Creative, Culture

Poetry, Fact and Fiction with Helen Mort and Blake Morrison

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Helen Mort

Award-winning poet Helen Mort and renowned poet and novelist Blake Morrison discuss the central role place plays in their creative practice

The Portico Library is set to award The Portico Prize next month, an exciting literary award celebrating contemporary writing that ‘encapsulates a sense of the North’. In the months leading up to the prize, the Portico Library and the Centre of Place Writing at Manchester Metropolitan University have collaborated on a series entitled ‘Rewriting the North’.

Poet Helen Mort reads an extract from Black Car Burning. Photography: Bryn Rogers/aAh! Magazine

The final event of the series explored the relationship between poetry, fact and fiction with particular emphasis on how different literary forms and genres can mediate ‘the spirit of the North.’

Poet Helen Mort began by reading from her recent novel Black Car Burning, whereby ideas of place, landscape and politics are fiercely intertwined into the history of South Yorkshire.

Mort explained: “[Black Car Burning is] a novel about trust and risk, and how these are played out in different communities in Sheffield and Derbyshire, but one of the things that links the book together is short place interludes, almost like poems, where places that are part of the story tell the story themselves.”

Helen Mort. Photography: Bryn Rogers/aAh! Magazine

Poet and novelist Blake Morrison read from his memoir And When Did You Last See Your Father? – a narrative that intertwines place into the dynamics of family life, father-son relationships and bereavement. He explained how exciting it was to grow up on the border between Lancashire and Yorkshire, which was a chance to experience two distinct places.

Morrison said, “I grew up on the Yorkshire and Lancashire border, we looked out on the Moors, to the right there was the light industry of Lancashire, to the back there was the Yorkshire Dales, which I guess was a good place to grow up.”

“One of the nearby small industrial towns was called Burnley, where I used to go and watch the football teams. My poetry attempts to engage with the sensations I felt in these moments,” he added.

Blake Morrison reads an extract from When Did You Last See Your Father?
Photography: Bryn Rogers/aAh! Magazine

Similarly, the North of England is an anchoring force in Mort’s work, and her stories are often propelled by historical moments “that Sheffield will not forget”. She explained how character can offer a way into a historical catastrophe.

Mort said, “I was worried about writing about Hillsborough because it was beyond my personal experience… I ended up choosing to have this character who’s engaging with Hillsborough, to have him doing what I was doing as the writer, which is to be investigating and reading and trying to make sense of it but  also he was trying to make sense of his own trauma and that meant explaining it to himself.”

By extension, The Portico Prize honours the literary identity that the North of England has produced and celebrates its strong cultural, literary and historical heritage. It will also celebrate how writers are mobilising different literary formats to reimagine the North of England.

Morrison read from his selection of poems, The Ballad of the Yorkshire Ripper, written in Yorkshire dialect and spoken by an unnamed narrator. He explained how mobilising the ballad form gave access to a different perspective on this historical catastrophe.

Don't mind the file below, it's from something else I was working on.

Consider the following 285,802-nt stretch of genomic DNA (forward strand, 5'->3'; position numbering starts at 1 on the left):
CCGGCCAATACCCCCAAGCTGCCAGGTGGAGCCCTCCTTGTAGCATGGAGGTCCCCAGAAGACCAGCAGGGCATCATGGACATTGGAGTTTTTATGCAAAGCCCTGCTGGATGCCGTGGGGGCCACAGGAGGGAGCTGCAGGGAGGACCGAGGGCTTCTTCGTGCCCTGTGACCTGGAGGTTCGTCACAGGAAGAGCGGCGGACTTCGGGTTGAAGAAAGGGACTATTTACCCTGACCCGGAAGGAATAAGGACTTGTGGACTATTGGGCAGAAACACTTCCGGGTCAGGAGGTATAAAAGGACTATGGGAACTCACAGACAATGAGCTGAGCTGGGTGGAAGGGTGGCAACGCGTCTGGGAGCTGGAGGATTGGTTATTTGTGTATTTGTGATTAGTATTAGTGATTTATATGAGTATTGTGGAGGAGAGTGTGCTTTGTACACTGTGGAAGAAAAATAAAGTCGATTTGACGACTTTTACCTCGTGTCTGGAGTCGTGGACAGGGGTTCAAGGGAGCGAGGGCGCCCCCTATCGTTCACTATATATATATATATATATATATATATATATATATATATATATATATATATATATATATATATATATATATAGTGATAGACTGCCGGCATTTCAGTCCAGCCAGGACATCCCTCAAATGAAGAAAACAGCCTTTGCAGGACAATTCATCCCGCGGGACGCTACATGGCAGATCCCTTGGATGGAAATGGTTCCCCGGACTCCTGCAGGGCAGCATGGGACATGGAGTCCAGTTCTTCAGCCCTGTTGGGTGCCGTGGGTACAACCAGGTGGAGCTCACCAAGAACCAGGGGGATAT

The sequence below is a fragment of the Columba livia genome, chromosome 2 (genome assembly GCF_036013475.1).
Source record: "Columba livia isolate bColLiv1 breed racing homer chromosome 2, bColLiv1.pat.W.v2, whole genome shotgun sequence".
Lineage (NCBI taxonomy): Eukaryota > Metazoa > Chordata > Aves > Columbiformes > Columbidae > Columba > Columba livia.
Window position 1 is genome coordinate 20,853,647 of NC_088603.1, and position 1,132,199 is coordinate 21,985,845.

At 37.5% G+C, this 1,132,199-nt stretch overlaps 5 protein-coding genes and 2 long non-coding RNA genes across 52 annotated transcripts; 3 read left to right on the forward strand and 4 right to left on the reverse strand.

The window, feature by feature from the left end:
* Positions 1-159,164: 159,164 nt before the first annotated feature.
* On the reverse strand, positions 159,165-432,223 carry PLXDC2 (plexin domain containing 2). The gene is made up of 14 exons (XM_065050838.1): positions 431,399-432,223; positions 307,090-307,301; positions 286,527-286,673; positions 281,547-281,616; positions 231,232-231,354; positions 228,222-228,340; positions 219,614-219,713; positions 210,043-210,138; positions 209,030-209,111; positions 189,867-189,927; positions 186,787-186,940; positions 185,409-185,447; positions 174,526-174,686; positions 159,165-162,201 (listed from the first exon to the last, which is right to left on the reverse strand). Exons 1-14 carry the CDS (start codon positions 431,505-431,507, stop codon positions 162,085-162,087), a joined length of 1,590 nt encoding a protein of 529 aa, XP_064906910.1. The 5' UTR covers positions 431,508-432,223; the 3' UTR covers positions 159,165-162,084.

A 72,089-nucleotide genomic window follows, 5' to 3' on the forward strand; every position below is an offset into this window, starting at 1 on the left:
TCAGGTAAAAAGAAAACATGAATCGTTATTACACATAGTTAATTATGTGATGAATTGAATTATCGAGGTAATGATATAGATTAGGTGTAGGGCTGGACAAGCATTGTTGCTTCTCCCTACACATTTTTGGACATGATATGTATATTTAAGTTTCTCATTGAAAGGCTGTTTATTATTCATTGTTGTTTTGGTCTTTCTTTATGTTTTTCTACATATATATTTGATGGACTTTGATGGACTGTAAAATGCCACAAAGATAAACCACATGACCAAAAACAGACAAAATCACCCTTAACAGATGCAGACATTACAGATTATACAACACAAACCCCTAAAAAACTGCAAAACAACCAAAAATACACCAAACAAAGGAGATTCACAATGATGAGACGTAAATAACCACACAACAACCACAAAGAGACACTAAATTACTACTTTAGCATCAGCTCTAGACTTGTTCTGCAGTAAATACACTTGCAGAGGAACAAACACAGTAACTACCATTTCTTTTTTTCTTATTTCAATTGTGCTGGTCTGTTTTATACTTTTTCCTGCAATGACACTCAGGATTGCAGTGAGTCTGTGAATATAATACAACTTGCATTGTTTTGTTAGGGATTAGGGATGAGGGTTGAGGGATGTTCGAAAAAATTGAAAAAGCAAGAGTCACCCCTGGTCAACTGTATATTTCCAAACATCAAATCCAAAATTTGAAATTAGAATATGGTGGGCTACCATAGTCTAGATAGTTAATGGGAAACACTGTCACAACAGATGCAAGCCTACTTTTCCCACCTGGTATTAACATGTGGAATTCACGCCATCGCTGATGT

Morrison said, “Ballads are often used to describe terrible crimes. It [the poem] seemed to come alive if I used a different speaker, one with a broad Yorkshire accent, whose dialect enriched the poem and tied into the theme of misogyny, seeing Peter Sutcliffe as a product of a misogynistic culture, and I found in the dialect so many misogynistic words used to badmouth women.”

Photography: Bryn Rogers/aAh! Magazine

When asked whether it can be forbidding or liberating to reimagine the North of England, Morrison responded: “You just try to come up with new ways of coming up with these places that are so familiar to so many people, you just have to hope there is something new you can add.”

Mort added, “I find it quite liberating that ‘everything has been said before but not by me.’ I know I struggle to stop writing about the same places over and over again because that’s my imagined landscape, for whatever reasons you have this landscape you go back to, and I think that’s okay because everyone sees it in different ways.”

The diversity of the literature that the North of England has produced is illuminated in their differing insights into what the ‘spirit of the North’ means to them, which is exactly what the upcoming The Portico Prize celebrates.

Manchester Met’s Dr David Cooper speaks at the event. Photography: Bryn Rogers/aAh! Magazine

Mort noted that it is synonymous with “a tolerance for eccentricity and the surreal, which is such an important part of all our lives”. She added, “I think that’s something ‘the spirit of the North’ does really way and the writing I love celebrates this surrealness.”

While Morrison noted, “I don’t associate the North with gushing enthusiasm, instead, I associate it with honesty, and underratedness, being less deceived, not being suspicious of surrealism as such but of pretension.”

The Portico Prize shortlist can be found here. One prize of £10,000 will be awarded to the winning author at The Portico Prize award ceremony taking place on 23rd January 2020.

About the author / 


Natalie Carragher is a lecturer in journalism at Manchester Met. She loves indie magazines and going to gigs. Follow her on Twitter @NatCarragher

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